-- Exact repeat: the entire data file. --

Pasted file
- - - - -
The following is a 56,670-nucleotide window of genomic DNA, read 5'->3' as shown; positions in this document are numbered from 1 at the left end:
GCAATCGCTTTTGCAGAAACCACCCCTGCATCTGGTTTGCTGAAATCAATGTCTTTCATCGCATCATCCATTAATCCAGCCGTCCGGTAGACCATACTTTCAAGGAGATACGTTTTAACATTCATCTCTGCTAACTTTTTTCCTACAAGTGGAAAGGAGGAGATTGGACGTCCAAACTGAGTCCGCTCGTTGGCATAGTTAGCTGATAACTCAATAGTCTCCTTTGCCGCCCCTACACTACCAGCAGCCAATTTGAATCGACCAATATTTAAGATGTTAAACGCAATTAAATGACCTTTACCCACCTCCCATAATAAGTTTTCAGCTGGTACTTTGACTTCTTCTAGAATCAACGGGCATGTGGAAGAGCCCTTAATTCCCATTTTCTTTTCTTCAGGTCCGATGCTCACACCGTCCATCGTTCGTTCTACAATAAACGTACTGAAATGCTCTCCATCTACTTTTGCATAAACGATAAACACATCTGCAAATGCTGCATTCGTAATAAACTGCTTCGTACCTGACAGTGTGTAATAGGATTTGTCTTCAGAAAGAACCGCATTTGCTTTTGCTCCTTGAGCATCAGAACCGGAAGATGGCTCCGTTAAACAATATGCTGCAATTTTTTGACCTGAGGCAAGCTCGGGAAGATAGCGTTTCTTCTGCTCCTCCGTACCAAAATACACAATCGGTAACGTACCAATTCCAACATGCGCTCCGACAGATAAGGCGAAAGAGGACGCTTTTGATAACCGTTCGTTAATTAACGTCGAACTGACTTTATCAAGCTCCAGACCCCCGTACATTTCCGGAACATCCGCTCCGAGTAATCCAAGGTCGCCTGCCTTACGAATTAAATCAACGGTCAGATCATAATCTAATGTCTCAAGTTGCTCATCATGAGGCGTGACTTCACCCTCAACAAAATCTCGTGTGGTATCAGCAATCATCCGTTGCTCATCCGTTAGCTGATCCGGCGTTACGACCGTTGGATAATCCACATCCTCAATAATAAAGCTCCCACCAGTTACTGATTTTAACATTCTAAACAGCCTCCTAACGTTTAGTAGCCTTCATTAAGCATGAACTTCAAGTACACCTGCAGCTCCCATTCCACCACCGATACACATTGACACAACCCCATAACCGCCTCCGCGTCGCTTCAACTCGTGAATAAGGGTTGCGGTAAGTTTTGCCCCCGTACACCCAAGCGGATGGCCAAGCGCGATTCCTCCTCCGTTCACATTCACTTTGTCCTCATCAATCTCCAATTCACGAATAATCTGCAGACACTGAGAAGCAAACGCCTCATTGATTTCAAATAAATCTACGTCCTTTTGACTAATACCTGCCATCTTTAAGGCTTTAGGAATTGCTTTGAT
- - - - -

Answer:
The following is a 56,670-nucleotide window of genomic DNA, read 5'->3' as shown; positions in this document are numbered from 1 at the left end:
GCAATCGCTTTTGCAGAAACCACCCCTGCATCTGGTTTGCTGAAATCAATGTCTTTCATCGCATCATCCATTAATCCAGCCGTCCGGTAGACCATACTTTCAAGGAGATACGTTTTAACATTCATCTCTGCTAACTTTTTTCCTACAAGTGGAAAGGAGGAGATTGGACGTCCAAACTGAGTCCGCTCGTTGGCATAGTTAGCTGATAACTCAATAGTCTCCTTTGCCGCCCCTACACTACCAGCAGCCAATTTGAATCGACCAATATTTAAGATGTTAAACGCAATTAAATGACCTTTACCCACCTCCCATAATAAGTTTTCAGCTGGTACTTTGACTTCTTCTAGAATCAACGGGCATGTGGAAGAGCCCTTAATTCCCATTTTCTTTTCTTCAGGTCCGATGCTCACACCGTCCATCGTTCGTTCTACAATAAACGTACTGAAATGCTCTCCATCTACTTTTGCATAAACGATAAACACATCTGCAAATGCTGCATTCGTAATAAACTGCTTCGTACCTGACAGTGTGTAATAGGATTTGTCTTCAGAAAGAACCGCATTTGCTTTTGCTCCTTGAGCATCAGAACCGGAAGATGGCTCCGTTAAACAATATGCTGCAATTTTTTGACCTGAGGCAAGCTCGGGAAGATAGCGTTTCTTCTGCTCCTCCGTACCAAAATACACAATCGGTAACGTACCAATTCCAACATGCGCTCCGACAGATAAGGCGAAAGAGGACGCTTTTGATAACCGTTCGTTAATTAACGTCGAACTGACTTTATCAAGCTCCAGACCCCCGTACATTTCCGGAACATCCGCTCCGAGTAATCCAAGGTCGCCTGCCTTACGAATTAAATCAACGGTCAGATCATAATCTAATGTCTCAAGTTGCTCATCATGAGGCGTGACTTCACCCTCAACAAAATCTCGTGTGGTATCAGCAATCATCCGTTGCTCATCCGTTAGCTGATCCGGCGTTACGACCGTTGGATAATCCACATCCTCAATAATAAAGCTCCCACCAGTTACTGATTTTAACATTCTAAACAGCCTCCTAACGTTTAGTAGCCTTCATTAAGCATGAACTTCAAGTACACCTGCAGCTCCCATTCCACCACCGATACACATTGACACAACCCCATAACCGCCTCCGCGTCGCTTCAACTCGTGAATAAGGGTTGCGGTAAGTTTTGCCCCCGTACACCCAAGCGGATGGCCAAGCGCGATTCCTCCTCCGTTCACATTCACTTTGTCCTCATCAATCTCCAATTCACGAATAATCTGCAGACACTGAGAAGCAAACGCCTCATTGATTTCAAATAAATCTACGTCCTTTTGACTAATACCTGCCATCTTTAAGGCTTTAGGAATTGCTTTGAT